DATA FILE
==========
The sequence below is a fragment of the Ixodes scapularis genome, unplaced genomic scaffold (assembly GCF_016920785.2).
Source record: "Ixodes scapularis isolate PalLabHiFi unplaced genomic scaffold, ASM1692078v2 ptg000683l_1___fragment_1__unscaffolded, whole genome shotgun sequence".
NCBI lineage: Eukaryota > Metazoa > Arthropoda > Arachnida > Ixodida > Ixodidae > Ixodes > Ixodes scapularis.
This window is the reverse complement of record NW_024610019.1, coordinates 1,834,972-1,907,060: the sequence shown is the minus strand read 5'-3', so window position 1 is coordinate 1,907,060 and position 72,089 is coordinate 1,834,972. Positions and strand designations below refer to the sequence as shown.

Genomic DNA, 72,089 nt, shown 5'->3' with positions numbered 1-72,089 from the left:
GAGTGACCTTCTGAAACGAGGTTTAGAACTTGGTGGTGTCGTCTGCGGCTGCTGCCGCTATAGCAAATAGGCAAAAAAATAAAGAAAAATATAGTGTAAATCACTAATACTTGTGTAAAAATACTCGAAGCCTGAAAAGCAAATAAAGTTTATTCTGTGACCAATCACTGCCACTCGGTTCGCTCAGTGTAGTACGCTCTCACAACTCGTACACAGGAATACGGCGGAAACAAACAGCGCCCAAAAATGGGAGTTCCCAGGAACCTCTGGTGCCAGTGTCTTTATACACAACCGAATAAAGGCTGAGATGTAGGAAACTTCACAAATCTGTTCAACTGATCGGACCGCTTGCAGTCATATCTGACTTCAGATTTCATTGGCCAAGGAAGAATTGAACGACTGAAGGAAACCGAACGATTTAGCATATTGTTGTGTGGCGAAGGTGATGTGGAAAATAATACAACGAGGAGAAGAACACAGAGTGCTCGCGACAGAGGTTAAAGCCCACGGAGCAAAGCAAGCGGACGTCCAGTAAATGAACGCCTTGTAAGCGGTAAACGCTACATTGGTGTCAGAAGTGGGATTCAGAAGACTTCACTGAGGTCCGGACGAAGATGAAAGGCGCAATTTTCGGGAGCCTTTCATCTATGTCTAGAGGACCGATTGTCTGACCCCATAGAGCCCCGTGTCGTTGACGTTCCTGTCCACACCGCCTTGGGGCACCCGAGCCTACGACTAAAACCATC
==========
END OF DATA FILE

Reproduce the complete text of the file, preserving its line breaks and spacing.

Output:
The sequence below is a fragment of the Ixodes scapularis genome, unplaced genomic scaffold (assembly GCF_016920785.2).
Source record: "Ixodes scapularis isolate PalLabHiFi unplaced genomic scaffold, ASM1692078v2 ptg000683l_1___fragment_1__unscaffolded, whole genome shotgun sequence".
NCBI lineage: Eukaryota > Metazoa > Arthropoda > Arachnida > Ixodida > Ixodidae > Ixodes > Ixodes scapularis.
This window is the reverse complement of record NW_024610019.1, coordinates 1,834,972-1,907,060: the sequence shown is the minus strand read 5'-3', so window position 1 is coordinate 1,907,060 and position 72,089 is coordinate 1,834,972. Positions and strand designations below refer to the sequence as shown.

Genomic DNA, 72,089 nt, shown 5'->3' with positions numbered 1-72,089 from the left:
GAGTGACCTTCTGAAACGAGGTTTAGAACTTGGTGGTGTCGTCTGCGGCTGCTGCCGCTATAGCAAATAGGCAAAAAAATAAAGAAAAATATAGTGTAAATCACTAATACTTGTGTAAAAATACTCGAAGCCTGAAAAGCAAATAAAGTTTATTCTGTGACCAATCACTGCCACTCGGTTCGCTCAGTGTAGTACGCTCTCACAACTCGTACACAGGAATACGGCGGAAACAAACAGCGCCCAAAAATGGGAGTTCCCAGGAACCTCTGGTGCCAGTGTCTTTATACACAACCGAATAAAGGCTGAGATGTAGGAAACTTCACAAATCTGTTCAACTGATCGGACCGCTTGCAGTCATATCTGACTTCAGATTTCATTGGCCAAGGAAGAATTGAACGACTGAAGGAAACCGAACGATTTAGCATATTGTTGTGTGGCGAAGGTGATGTGGAAAATAATACAACGAGGAGAAGAACACAGAGTGCTCGCGACAGAGGTTAAAGCCCACGGAGCAAAGCAAGCGGACGTCCAGTAAATGAACGCCTTGTAAGCGGTAAACGCTACATTGGTGTCAGAAGTGGGATTCAGAAGACTTCACTGAGGTCCGGACGAAGATGAAAGGCGCAATTTTCGGGAGCCTTTCATCTATGTCTAGAGGACCGATTGTCTGACCCCATAGAGCCCCGTGTCGTTGACGTTCCTGTCCACACCGCCTTGGGGCACCCGAGCCTACGACTAAAACCATC